Precariousness, gender, resistance and consent in the face of global production network’s ‘Reforms’ of Pakistan’s garment manufacturing industry

Author Affiliation

Muhammad Ayaz is Assistant Professor and Director Business Administration Programs at Institute of Business Administration (IBA), Karachi

Faculty / School

Faculty of Business Administration (FBA)


Department of Management

Was this content written or created while at IBA?


Document Type


Source Publication

Work, Employment and Society




Accounting | Business | Econometrics | Economics | Human Resources Management | Political Science | Social and Behavioral Sciences | Sociology


This case study of the restructuring of Pakistan’s garment manufacturing industry explores how attempts to increase capital’s control over the labour process intersect with local patriarchal structures and trigger workers’ reflexivity and agency causing unanticipated consequences. Using Archer’s notion of agency, the article examines the theoretical space where capitalism meets patriarchy, and both are reproduced. The focus on reflexivity, anchored between objective contexts and agents’ personal concerns, helps theorize capital–labour–gender relations in global supply chains and explains workers’ impactful resistance to protect a supposedly precarious work regime. Our findings challenge the notion that globalization reduces workers’ agency and their potential for impactful resistance.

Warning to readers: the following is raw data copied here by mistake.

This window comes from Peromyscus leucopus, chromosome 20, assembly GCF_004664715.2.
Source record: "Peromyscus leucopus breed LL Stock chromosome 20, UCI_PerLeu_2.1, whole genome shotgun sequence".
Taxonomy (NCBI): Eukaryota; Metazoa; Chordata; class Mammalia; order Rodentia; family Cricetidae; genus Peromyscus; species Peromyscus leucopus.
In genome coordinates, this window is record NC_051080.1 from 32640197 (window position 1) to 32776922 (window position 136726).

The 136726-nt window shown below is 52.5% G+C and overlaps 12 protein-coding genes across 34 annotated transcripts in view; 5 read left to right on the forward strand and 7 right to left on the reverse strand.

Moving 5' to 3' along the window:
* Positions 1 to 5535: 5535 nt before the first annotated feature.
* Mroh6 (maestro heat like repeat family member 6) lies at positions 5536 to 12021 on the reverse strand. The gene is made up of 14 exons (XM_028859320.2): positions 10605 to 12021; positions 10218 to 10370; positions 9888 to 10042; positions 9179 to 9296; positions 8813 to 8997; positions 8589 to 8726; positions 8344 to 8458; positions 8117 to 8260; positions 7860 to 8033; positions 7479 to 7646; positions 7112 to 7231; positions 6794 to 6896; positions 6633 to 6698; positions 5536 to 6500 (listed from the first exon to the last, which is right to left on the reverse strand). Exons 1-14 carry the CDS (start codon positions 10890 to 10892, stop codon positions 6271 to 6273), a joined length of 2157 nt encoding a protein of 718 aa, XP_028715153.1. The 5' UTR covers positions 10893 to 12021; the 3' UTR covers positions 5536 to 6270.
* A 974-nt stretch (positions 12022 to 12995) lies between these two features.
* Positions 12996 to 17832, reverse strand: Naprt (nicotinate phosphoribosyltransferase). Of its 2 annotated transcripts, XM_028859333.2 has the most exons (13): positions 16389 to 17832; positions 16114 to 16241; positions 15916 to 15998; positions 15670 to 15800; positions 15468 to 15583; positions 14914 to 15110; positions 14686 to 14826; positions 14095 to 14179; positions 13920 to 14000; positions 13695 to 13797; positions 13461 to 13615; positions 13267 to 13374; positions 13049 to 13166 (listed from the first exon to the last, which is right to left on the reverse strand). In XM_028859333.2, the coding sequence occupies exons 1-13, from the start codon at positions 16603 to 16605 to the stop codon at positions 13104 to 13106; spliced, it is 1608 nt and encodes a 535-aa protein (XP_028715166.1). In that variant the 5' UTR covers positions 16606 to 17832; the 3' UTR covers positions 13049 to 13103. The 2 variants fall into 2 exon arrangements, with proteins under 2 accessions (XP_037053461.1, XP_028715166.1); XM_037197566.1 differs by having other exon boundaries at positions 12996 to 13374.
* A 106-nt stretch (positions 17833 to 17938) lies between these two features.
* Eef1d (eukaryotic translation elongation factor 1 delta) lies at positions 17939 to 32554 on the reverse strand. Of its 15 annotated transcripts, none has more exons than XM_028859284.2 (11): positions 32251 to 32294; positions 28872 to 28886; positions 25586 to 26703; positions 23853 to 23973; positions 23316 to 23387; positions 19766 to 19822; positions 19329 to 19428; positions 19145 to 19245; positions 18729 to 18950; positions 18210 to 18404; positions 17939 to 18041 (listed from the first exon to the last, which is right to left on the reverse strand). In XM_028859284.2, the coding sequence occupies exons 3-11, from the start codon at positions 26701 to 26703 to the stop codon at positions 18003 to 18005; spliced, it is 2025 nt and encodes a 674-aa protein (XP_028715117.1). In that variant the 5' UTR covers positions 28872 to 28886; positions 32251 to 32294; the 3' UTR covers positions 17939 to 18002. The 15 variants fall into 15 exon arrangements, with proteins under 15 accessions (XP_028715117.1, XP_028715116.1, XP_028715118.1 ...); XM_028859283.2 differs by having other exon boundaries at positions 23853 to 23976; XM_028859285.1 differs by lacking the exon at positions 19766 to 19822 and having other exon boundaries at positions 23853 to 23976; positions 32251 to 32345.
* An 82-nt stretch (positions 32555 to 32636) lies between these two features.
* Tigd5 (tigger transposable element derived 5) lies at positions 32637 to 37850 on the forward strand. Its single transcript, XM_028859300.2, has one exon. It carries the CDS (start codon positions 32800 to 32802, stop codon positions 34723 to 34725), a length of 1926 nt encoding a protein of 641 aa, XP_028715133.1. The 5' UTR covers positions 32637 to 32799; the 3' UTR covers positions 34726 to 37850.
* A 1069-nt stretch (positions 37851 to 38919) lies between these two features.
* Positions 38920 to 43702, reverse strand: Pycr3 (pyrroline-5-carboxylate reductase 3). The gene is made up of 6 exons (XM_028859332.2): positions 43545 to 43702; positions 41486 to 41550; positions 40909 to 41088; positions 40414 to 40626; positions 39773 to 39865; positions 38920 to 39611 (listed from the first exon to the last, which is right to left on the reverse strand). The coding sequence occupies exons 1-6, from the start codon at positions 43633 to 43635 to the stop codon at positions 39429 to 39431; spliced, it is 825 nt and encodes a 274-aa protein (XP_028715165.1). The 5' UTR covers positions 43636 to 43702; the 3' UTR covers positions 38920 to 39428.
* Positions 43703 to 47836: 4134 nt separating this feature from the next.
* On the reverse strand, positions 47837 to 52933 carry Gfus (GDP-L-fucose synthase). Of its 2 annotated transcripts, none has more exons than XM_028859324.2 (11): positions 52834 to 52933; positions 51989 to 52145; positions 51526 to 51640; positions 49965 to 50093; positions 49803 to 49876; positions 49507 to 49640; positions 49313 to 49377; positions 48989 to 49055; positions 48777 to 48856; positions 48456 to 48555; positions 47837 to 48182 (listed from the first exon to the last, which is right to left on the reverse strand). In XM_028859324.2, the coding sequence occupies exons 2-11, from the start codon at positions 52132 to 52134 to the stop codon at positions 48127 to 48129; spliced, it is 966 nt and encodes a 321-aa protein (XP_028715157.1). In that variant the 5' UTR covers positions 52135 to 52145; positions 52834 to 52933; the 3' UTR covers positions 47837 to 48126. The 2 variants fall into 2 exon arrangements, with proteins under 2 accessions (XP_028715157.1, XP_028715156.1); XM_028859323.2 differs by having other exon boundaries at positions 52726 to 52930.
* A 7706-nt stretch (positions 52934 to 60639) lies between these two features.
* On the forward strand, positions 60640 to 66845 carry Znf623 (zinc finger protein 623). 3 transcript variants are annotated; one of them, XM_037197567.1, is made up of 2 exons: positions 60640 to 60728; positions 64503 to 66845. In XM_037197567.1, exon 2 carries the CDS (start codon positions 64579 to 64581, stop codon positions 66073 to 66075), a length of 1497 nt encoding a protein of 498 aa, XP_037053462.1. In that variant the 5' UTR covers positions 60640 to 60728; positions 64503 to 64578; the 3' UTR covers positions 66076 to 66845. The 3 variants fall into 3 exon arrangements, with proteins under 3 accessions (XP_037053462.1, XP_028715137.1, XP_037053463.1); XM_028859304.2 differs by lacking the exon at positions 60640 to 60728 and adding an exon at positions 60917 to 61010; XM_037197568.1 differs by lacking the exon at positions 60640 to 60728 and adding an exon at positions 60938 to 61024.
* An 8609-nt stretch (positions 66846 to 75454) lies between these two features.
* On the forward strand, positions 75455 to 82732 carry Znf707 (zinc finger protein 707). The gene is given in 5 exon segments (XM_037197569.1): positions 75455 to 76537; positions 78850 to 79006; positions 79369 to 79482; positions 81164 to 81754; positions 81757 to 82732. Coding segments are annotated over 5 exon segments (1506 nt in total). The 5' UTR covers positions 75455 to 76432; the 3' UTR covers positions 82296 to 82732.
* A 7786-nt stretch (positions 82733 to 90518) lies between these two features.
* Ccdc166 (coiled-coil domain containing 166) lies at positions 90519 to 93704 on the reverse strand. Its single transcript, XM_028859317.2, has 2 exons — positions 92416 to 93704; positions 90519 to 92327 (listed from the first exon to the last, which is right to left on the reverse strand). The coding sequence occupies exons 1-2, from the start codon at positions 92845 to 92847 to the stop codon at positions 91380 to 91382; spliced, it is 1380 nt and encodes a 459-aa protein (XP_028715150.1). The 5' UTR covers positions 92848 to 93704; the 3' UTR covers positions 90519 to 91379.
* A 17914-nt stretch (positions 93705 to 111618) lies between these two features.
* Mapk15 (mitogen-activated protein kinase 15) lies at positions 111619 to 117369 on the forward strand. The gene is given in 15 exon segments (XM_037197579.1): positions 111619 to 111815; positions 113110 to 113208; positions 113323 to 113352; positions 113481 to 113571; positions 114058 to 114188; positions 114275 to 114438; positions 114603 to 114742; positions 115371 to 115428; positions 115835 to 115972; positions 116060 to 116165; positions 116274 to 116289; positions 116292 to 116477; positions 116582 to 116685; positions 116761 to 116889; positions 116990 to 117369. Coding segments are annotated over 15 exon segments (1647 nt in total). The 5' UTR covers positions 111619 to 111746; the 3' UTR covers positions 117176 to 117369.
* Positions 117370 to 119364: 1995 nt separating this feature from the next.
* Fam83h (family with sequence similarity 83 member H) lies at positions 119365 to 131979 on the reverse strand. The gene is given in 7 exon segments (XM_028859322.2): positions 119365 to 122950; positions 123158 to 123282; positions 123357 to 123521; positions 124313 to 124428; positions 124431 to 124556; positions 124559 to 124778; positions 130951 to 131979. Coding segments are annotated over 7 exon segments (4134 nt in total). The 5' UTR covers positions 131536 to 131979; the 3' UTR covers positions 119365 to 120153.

Indexing Information

HJRS - W Category, Scopus, Web of Science - Social Sciences Citation Index (SSCI)

Journal Quality Ranking

Impact Factor: 5.116

Publication Status